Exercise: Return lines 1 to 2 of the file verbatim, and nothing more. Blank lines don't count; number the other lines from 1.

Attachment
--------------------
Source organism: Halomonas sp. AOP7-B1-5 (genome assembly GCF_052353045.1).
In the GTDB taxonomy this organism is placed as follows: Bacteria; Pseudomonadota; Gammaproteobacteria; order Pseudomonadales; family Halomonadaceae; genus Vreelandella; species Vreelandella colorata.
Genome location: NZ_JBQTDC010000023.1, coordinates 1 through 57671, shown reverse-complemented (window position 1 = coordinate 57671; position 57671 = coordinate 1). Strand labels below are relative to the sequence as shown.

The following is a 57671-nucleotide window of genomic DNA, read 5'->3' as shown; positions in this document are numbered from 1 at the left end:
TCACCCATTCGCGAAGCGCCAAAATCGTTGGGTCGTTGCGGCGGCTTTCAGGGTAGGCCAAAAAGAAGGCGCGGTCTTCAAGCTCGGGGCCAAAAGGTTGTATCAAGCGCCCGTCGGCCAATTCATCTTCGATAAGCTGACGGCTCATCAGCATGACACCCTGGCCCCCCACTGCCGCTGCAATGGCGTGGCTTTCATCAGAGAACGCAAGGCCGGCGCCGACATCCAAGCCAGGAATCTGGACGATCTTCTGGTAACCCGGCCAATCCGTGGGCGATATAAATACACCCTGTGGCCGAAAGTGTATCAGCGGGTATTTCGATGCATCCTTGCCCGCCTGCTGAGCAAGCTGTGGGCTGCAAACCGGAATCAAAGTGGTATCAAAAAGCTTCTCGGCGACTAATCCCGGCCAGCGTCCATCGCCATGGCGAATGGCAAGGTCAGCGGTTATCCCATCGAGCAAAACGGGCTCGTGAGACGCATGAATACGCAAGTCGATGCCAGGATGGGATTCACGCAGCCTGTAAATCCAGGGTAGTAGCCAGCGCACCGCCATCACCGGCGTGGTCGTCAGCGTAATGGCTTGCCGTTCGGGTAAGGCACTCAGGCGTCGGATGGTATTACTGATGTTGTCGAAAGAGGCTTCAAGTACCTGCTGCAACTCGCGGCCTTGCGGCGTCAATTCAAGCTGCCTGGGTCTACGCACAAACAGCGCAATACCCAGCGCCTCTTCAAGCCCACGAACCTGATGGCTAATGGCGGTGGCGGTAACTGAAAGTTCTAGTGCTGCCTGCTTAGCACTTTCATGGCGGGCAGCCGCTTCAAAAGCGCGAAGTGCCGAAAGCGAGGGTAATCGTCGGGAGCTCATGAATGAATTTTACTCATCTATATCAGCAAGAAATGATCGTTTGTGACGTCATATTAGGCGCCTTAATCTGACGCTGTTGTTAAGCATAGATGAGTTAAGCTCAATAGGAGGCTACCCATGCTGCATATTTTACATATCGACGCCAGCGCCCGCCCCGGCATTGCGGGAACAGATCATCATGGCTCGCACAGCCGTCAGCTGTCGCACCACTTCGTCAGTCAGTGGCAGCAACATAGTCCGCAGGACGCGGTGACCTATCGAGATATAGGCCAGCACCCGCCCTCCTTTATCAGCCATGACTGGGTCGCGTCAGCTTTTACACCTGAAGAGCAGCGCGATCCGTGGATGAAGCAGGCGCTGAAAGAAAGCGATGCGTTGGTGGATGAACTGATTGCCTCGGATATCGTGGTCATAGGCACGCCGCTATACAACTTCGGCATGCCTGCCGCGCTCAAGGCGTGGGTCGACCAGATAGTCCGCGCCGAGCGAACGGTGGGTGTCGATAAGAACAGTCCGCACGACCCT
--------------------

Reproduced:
Source organism: Halomonas sp. AOP7-B1-5 (genome assembly GCF_052353045.1).
In the GTDB taxonomy this organism is placed as follows: Bacteria; Pseudomonadota; Gammaproteobacteria; order Pseudomonadales; family Halomonadaceae; genus Vreelandella; species Vreelandella colorata.